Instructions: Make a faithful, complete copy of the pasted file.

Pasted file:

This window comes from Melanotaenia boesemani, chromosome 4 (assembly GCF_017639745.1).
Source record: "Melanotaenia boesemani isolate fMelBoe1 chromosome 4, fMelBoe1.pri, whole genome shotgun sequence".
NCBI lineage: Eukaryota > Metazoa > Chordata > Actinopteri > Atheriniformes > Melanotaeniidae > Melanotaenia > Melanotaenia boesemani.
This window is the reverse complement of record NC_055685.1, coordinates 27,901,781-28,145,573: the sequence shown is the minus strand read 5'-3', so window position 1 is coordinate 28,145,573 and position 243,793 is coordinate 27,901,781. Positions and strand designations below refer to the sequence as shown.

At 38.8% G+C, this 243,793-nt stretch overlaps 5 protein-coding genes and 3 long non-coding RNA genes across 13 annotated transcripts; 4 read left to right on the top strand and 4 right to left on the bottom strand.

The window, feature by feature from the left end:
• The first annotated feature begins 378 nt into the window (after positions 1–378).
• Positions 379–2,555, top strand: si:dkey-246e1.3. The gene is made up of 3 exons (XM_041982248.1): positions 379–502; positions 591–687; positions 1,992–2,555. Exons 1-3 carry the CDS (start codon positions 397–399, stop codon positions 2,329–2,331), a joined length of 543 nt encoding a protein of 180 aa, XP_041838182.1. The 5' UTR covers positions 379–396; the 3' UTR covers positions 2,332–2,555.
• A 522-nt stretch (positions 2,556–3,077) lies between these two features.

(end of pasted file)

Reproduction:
This window comes from Melanotaenia boesemani, chromosome 4 (assembly GCF_017639745.1).
Source record: "Melanotaenia boesemani isolate fMelBoe1 chromosome 4, fMelBoe1.pri, whole genome shotgun sequence".
NCBI lineage: Eukaryota > Metazoa > Chordata > Actinopteri > Atheriniformes > Melanotaeniidae > Melanotaenia > Melanotaenia boesemani.
This window is the reverse complement of record NC_055685.1, coordinates 27,901,781-28,145,573: the sequence shown is the minus strand read 5'-3', so window position 1 is coordinate 28,145,573 and position 243,793 is coordinate 27,901,781. Positions and strand designations below refer to the sequence as shown.

At 38.8% G+C, this 243,793-nt stretch overlaps 5 protein-coding genes and 3 long non-coding RNA genes across 13 annotated transcripts; 4 read left to right on the top strand and 4 right to left on the bottom strand.

The window, feature by feature from the left end:
• The first annotated feature begins 378 nt into the window (after positions 1–378).
• Positions 379–2,555, top strand: si:dkey-246e1.3. The gene is made up of 3 exons (XM_041982248.1): positions 379–502; positions 591–687; positions 1,992–2,555. Exons 1-3 carry the CDS (start codon positions 397–399, stop codon positions 2,329–2,331), a joined length of 543 nt encoding a protein of 180 aa, XP_041838182.1. The 5' UTR covers positions 379–396; the 3' UTR covers positions 2,332–2,555.
• A 522-nt stretch (positions 2,556–3,077) lies between these two features.